Matcha Tea and Its Health Benefits
While people drank green tea in China more more than one thousand years ago, it became an essential part of the Japanese culture. And they named the natural beverage matcha. Zen Buddhist monks drank it to stay calm and alert during long periods of meditation. Such Japanese tea leaves grow in the shade and have remarkably high chlorophyll content.
The history and cultivation of the tea is interesting, but what consumers are more concerned about are its health benefits, the biggest of which include:
Green tea has potent antioxidants known as catechins, which hunt for dangerous free radicals existing in the body. Epigallocatechin gallate (EGCG), considered as a poteont anti-carcinogen, is the most powerful catechin found in green tea.
Okinawa, Japan is one of those parts of the world where people live the longest. To a certain degree, the longevity of Okinawans has been partially attributed to routine consumption of matcha green tea.
In fact, matcha green tea is the most popular green tea in all of Japan, although it is rapidly becoming more popular across the world due to its anti-inflammatory, ant-oxidizing and anti-aging properties.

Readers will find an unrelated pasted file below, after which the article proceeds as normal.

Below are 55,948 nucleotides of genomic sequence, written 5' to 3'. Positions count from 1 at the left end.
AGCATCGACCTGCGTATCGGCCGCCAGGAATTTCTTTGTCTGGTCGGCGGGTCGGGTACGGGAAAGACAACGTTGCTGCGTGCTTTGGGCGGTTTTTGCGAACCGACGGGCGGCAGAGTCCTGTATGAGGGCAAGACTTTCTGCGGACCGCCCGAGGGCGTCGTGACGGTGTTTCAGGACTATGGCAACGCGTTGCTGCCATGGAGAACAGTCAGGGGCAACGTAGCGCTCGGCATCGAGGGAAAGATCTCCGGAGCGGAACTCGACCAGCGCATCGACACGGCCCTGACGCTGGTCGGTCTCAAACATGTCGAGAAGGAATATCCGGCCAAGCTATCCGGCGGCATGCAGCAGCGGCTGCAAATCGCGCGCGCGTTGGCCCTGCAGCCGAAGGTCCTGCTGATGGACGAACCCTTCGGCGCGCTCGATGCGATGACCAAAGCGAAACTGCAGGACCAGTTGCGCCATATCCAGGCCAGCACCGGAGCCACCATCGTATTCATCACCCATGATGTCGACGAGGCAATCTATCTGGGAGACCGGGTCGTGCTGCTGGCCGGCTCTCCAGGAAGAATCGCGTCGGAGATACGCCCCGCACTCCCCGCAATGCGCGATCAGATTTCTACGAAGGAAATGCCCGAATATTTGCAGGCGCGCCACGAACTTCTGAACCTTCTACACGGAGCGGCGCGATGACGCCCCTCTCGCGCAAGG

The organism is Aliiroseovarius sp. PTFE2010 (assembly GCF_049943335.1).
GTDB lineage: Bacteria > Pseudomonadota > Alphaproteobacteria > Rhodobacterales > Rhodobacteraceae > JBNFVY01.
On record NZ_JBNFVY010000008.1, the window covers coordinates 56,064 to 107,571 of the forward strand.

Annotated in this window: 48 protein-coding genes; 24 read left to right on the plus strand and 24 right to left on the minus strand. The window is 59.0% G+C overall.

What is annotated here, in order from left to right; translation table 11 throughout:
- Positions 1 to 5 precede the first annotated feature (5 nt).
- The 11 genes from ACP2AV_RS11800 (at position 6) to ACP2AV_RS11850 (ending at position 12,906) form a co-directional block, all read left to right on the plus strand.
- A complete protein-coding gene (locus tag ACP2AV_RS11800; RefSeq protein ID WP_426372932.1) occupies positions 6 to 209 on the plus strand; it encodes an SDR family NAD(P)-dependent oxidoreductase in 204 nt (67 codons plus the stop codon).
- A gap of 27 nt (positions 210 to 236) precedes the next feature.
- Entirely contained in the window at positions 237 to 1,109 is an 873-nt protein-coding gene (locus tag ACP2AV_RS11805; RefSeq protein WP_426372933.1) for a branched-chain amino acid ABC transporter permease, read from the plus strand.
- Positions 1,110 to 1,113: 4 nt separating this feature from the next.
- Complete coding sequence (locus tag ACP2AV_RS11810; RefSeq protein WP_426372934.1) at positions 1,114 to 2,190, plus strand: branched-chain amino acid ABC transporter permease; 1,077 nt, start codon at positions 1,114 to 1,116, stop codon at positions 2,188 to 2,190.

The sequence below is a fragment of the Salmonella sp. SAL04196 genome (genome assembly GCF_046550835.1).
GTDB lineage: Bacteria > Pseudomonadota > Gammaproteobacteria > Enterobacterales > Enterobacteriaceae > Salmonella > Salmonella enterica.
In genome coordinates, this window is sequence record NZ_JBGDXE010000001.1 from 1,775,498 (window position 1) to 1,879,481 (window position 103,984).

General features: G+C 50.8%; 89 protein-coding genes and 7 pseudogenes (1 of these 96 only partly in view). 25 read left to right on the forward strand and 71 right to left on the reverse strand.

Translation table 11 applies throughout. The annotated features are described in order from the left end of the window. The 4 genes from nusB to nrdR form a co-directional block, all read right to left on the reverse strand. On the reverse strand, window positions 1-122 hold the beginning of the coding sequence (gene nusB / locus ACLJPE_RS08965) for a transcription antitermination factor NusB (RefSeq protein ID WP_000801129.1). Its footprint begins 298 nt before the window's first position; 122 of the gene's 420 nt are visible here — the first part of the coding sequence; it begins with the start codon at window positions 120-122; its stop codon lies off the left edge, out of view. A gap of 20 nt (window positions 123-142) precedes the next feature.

LDL “Bad” Cholesterol Control
According to a 2011 study featured in the American Journal of Clinical Nutrition, green tea beverages or extracts substantially decrease overall serum cholesterol and LDL cholesterol concentrations.
A 1999 study featured in the American Journal of Clinical Nutrition revealed that green tea can increase the daily calorie-burning rate of the body by up to 35%. Yet another research showed that exercising right after drinking matcha green tea can increase the body’s fat-burning abilities by 25%.
Since matcha is grown in the shade, it has significantly higher amounts of chlorophyll than any other green tea. Chlorophyll gives leaves their green color and provides detoxification against all kinds of toxins.
In comparison to conventional green tea, matcha green tea has up to 5 times more L-theanine. L-theanine, an amino acid, has the ability to induce alpha wave activity in the brain. Stress is a known cause of beta wave activity in the brain, leading to a more distressed state. Alpha wave activity produces the exact opposite effect. Matcha does have some caffeine, but its “jittery” effects are easily neutralized by relaxing L-theanine.
Drink a cup of matcha green tea to get that an afternoon “pick-me-up” or whenever you need a little more focus and alertness. Matcha green tea is the best substitute for coffee as it offers an energy boost without those coffee crash-related headaches.
Lastly, matcha green tea is found to be abundant in absorbable dietary fiber. The benefits of dietary fiber are many, but they are most importantly known for relieving constipation and stabilizing blood sugar levels.